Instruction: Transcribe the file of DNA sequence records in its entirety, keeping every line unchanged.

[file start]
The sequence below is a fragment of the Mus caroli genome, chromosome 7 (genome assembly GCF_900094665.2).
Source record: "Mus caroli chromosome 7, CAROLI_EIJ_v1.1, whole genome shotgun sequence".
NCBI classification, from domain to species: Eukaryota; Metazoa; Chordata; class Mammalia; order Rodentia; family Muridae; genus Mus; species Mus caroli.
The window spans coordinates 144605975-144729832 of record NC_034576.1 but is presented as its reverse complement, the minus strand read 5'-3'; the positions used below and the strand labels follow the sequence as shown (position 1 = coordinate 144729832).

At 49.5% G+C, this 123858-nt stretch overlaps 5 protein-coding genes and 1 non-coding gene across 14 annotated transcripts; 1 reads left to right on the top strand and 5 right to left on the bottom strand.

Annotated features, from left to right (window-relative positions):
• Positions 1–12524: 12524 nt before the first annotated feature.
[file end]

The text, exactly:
The sequence below is a fragment of the Mus caroli genome, chromosome 7 (genome assembly GCF_900094665.2).
Source record: "Mus caroli chromosome 7, CAROLI_EIJ_v1.1, whole genome shotgun sequence".
NCBI classification, from domain to species: Eukaryota; Metazoa; Chordata; class Mammalia; order Rodentia; family Muridae; genus Mus; species Mus caroli.
The window spans coordinates 144605975-144729832 of record NC_034576.1 but is presented as its reverse complement, the minus strand read 5'-3'; the positions used below and the strand labels follow the sequence as shown (position 1 = coordinate 144729832).

At 49.5% G+C, this 123858-nt stretch overlaps 5 protein-coding genes and 1 non-coding gene across 14 annotated transcripts; 1 reads left to right on the top strand and 5 right to left on the bottom strand.

Annotated features, from left to right (window-relative positions):
• Positions 1–12524: 12524 nt before the first annotated feature.